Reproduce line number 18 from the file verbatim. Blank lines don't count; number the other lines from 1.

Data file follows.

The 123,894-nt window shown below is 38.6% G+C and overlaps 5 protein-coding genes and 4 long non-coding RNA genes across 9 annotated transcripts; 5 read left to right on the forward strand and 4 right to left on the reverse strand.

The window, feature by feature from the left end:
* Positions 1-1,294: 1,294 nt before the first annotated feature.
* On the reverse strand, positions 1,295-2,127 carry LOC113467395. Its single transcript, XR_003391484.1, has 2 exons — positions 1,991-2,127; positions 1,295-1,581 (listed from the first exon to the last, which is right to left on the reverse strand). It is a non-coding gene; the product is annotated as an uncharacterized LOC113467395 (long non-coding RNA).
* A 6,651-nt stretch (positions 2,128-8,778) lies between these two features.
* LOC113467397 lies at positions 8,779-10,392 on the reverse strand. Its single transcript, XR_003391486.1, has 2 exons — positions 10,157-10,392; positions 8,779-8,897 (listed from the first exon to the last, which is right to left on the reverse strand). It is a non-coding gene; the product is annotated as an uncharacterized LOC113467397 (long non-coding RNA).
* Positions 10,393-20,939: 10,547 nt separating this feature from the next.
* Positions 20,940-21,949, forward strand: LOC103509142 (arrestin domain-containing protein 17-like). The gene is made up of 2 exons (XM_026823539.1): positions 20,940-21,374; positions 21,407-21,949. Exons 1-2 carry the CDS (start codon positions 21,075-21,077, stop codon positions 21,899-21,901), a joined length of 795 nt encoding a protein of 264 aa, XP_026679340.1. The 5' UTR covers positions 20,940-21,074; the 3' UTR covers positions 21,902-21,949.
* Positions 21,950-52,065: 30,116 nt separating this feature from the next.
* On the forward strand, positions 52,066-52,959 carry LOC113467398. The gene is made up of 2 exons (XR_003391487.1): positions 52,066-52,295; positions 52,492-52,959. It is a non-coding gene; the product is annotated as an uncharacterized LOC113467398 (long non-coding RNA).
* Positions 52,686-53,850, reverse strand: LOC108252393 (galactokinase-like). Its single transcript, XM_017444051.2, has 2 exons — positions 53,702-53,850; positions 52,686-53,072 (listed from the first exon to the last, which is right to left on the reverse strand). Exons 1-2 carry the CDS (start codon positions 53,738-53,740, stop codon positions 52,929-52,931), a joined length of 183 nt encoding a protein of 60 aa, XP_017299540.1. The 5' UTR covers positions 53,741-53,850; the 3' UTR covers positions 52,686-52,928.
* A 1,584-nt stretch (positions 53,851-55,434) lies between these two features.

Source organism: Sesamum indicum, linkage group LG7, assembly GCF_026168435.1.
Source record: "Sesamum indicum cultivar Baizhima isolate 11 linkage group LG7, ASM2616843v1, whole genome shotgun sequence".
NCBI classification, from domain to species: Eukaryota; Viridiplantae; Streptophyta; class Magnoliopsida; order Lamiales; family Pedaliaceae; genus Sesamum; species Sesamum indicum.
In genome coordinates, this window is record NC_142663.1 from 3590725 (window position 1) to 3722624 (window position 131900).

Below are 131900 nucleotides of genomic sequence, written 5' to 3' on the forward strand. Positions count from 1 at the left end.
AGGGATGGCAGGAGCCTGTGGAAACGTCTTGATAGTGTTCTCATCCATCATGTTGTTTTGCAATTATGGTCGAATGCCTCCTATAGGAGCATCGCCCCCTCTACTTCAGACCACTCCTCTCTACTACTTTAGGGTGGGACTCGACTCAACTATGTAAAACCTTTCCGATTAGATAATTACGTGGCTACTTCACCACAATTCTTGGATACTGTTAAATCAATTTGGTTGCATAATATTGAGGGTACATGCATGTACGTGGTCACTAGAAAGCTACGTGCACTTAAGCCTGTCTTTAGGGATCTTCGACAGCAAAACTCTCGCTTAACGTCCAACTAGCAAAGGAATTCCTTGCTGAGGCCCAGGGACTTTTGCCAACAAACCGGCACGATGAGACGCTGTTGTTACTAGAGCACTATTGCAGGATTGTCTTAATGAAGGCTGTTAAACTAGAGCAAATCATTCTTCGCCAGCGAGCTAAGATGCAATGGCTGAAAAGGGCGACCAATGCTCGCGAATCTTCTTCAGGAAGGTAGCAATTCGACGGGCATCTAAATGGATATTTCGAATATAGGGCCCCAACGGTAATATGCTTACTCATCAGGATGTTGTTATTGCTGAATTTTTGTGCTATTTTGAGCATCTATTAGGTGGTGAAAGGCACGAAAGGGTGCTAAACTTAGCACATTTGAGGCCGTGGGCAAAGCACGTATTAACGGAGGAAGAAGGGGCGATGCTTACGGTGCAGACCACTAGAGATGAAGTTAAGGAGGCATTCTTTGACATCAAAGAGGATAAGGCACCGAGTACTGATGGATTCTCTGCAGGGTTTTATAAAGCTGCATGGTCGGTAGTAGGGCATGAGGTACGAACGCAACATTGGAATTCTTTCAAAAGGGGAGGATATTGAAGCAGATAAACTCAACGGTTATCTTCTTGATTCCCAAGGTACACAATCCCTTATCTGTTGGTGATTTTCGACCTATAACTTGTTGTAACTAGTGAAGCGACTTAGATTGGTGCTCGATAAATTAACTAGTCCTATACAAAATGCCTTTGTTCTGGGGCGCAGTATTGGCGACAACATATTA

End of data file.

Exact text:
AGGGATGGCAGGAGCCTGTGGAAACGTCTTGATAGTGTTCTCATCCATCATGTTGTTTTGCAATTATGGTCGAATGCCTCCTATAGGAGCATCGCCCCCTCTACTTCAGACCACTCCTCTCTACTACTTTAGGGTGGGACTCGACTCAACTATGTAAAACCTTTCCGATTAGATAATTACGTGGCTACTTCACCACAATTCTTGGATACTGTTAAATCAATTTGGTTGCATAATATTGAGGGTACATGCATGTACGTGGTCACTAGAAAGCTACGTGCACTTAAGCCTGTCTTTAGGGATCTTCGACAGCAAAACTCTCGCTTAACGTCCAACTAGCAAAGGAATTCCTTGCTGAGGCCCAGGGACTTTTGCCAACAAACCGGCACGATGAGACGCTGTTGTTACTAGAGCACTATTGCAGGATTGTCTTAATGAAGGCTGTTAAACTAGAGCAAATCATTCTTCGCCAGCGAGCTAAGATGCAATGGCTGAAAAGGGCGACCAATGCTCGCGAATCTTCTTCAGGAAGGTAGCAATTCGACGGGCATCTAAATGGATATTTCGAATATAGGGCCCCAACGGTAATATGCTTACTCATCAGGATGTTGTTATTGCTGAATTTTTGTGCTATTTTGAGCATCTATTAGGTGGTGAAAGGCACGAAAGGGTGCTAAACTTAGCACATTTGAGGCCGTGGGCAAAGCACGTATTAACGGAGGAAGAAGGGGCGATGCTTACGGTGCAGACCACTAGAGATGAAGTTAAGGAGGCATTCTTTGACATCAAAGAGGATAAGGCACCGAGTACTGATGGATTCTCTGCAGGGTTTTATAAAGCTGCATGGTCGGTAGTAGGGCATGAGGTACGAACGCAACATTGGAATTCTTTCAAAAGGGGAGGATATTGAAGCAGATAAACTCAACGGTTATCTTCTTGATTCCCAAGGTACACAATCCCTTATCTGTTGGTGATTTTCGACCTATAACTTGTTGTAACTAGTGAAGCGACTTAGATTGGTGCTCGATAAATTAACTAGTCCTATACAAAATGCCTTTGTTCTGGGGCGCAGTATTGGCGACAACATATTA